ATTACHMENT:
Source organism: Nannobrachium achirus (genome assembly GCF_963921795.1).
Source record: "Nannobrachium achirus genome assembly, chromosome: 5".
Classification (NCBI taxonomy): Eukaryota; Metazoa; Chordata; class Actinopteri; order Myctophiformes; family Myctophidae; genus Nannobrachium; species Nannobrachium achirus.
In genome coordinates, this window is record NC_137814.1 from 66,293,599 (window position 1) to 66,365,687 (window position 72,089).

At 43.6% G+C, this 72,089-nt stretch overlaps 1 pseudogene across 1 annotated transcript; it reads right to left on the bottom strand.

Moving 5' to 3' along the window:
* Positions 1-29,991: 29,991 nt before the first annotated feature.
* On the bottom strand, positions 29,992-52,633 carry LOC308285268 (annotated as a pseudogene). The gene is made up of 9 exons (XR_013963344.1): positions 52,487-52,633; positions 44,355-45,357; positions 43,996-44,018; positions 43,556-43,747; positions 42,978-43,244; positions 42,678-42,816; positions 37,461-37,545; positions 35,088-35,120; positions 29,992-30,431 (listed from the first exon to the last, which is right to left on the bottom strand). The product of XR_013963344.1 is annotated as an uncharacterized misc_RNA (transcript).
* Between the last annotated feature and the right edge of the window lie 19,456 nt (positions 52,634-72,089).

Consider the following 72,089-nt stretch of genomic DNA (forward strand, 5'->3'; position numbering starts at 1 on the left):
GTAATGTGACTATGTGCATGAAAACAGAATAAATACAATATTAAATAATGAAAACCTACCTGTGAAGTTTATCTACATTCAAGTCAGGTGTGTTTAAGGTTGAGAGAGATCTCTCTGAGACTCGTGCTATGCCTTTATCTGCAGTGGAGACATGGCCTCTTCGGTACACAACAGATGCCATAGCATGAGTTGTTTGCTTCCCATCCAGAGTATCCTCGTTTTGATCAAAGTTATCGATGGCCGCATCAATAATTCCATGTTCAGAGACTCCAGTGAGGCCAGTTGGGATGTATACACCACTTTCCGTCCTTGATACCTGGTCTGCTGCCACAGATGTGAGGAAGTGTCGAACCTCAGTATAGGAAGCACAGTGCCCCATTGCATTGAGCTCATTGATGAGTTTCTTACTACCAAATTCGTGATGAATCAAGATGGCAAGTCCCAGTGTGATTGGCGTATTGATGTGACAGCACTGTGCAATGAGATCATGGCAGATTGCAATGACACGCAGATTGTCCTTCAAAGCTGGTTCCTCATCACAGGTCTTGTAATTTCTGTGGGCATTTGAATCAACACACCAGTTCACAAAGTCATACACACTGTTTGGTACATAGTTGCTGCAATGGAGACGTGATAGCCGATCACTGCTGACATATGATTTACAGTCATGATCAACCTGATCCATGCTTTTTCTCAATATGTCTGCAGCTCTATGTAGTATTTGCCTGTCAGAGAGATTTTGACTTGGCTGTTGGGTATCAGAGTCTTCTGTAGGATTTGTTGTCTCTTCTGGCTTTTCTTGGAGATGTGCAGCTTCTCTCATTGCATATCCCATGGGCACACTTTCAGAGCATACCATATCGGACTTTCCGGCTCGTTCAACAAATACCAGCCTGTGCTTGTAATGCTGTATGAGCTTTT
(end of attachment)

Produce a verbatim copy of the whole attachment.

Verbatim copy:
Source organism: Nannobrachium achirus (genome assembly GCF_963921795.1).
Source record: "Nannobrachium achirus genome assembly, chromosome: 5".
Classification (NCBI taxonomy): Eukaryota; Metazoa; Chordata; class Actinopteri; order Myctophiformes; family Myctophidae; genus Nannobrachium; species Nannobrachium achirus.
In genome coordinates, this window is record NC_137814.1 from 66,293,599 (window position 1) to 66,365,687 (window position 72,089).

At 43.6% G+C, this 72,089-nt stretch overlaps 1 pseudogene across 1 annotated transcript; it reads right to left on the bottom strand.

Moving 5' to 3' along the window:
* Positions 1-29,991: 29,991 nt before the first annotated feature.
* On the bottom strand, positions 29,992-52,633 carry LOC308285268 (annotated as a pseudogene). The gene is made up of 9 exons (XR_013963344.1): positions 52,487-52,633; positions 44,355-45,357; positions 43,996-44,018; positions 43,556-43,747; positions 42,978-43,244; positions 42,678-42,816; positions 37,461-37,545; positions 35,088-35,120; positions 29,992-30,431 (listed from the first exon to the last, which is right to left on the bottom strand). The product of XR_013963344.1 is annotated as an uncharacterized misc_RNA (transcript).
* Between the last annotated feature and the right edge of the window lie 19,456 nt (positions 52,634-72,089).

Consider the following 72,089-nt stretch of genomic DNA (forward strand, 5'->3'; position numbering starts at 1 on the left):
GTAATGTGACTATGTGCATGAAAACAGAATAAATACAATATTAAATAATGAAAACCTACCTGTGAAGTTTATCTACATTCAAGTCAGGTGTGTTTAAGGTTGAGAGAGATCTCTCTGAGACTCGTGCTATGCCTTTATCTGCAGTGGAGACATGGCCTCTTCGGTACACAACAGATGCCATAGCATGAGTTGTTTGCTTCCCATCCAGAGTATCCTCGTTTTGATCAAAGTTATCGATGGCCGCATCAATAATTCCATGTTCAGAGACTCCAGTGAGGCCAGTTGGGATGTATACACCACTTTCCGTCCTTGATACCTGGTCTGCTGCCACAGATGTGAGGAAGTGTCGAACCTCAGTATAGGAAGCACAGTGCCCCATTGCATTGAGCTCATTGATGAGTTTCTTACTACCAAATTCGTGATGAATCAAGATGGCAAGTCCCAGTGTGATTGGCGTATTGATGTGACAGCACTGTGCAATGAGATCATGGCAGATTGCAATGACACGCAGATTGTCCTTCAAAGCTGGTTCCTCATCACAGGTCTTGTAATTTCTGTGGGCATTTGAATCAACACACCAGTTCACAAAGTCATACACACTGTTTGGTACATAGTTGCTGCAATGGAGACGTGATAGCCGATCACTGCTGACATATGATTTACAGTCATGATCAACCTGATCCATGCTTTTTCTCAATATGTCTGCAGCTCTATGTAGTATTTGCCTGTCAGAGAGATTTTGACTTGGCTGTTGGGTATCAGAGTCTTCTGTAGGATTTGTTGTCTCTTCTGGCTTTTCTTGGAGATGTGCAGCTTCTCTCATTGCATATCCCATGGGCACACTTTCAGAGCATACCATATCGGACTTTCCGGCTCGTTCAACAAATACCAGCCTGTGCTTGTAATGCTGTATGAGCTTTT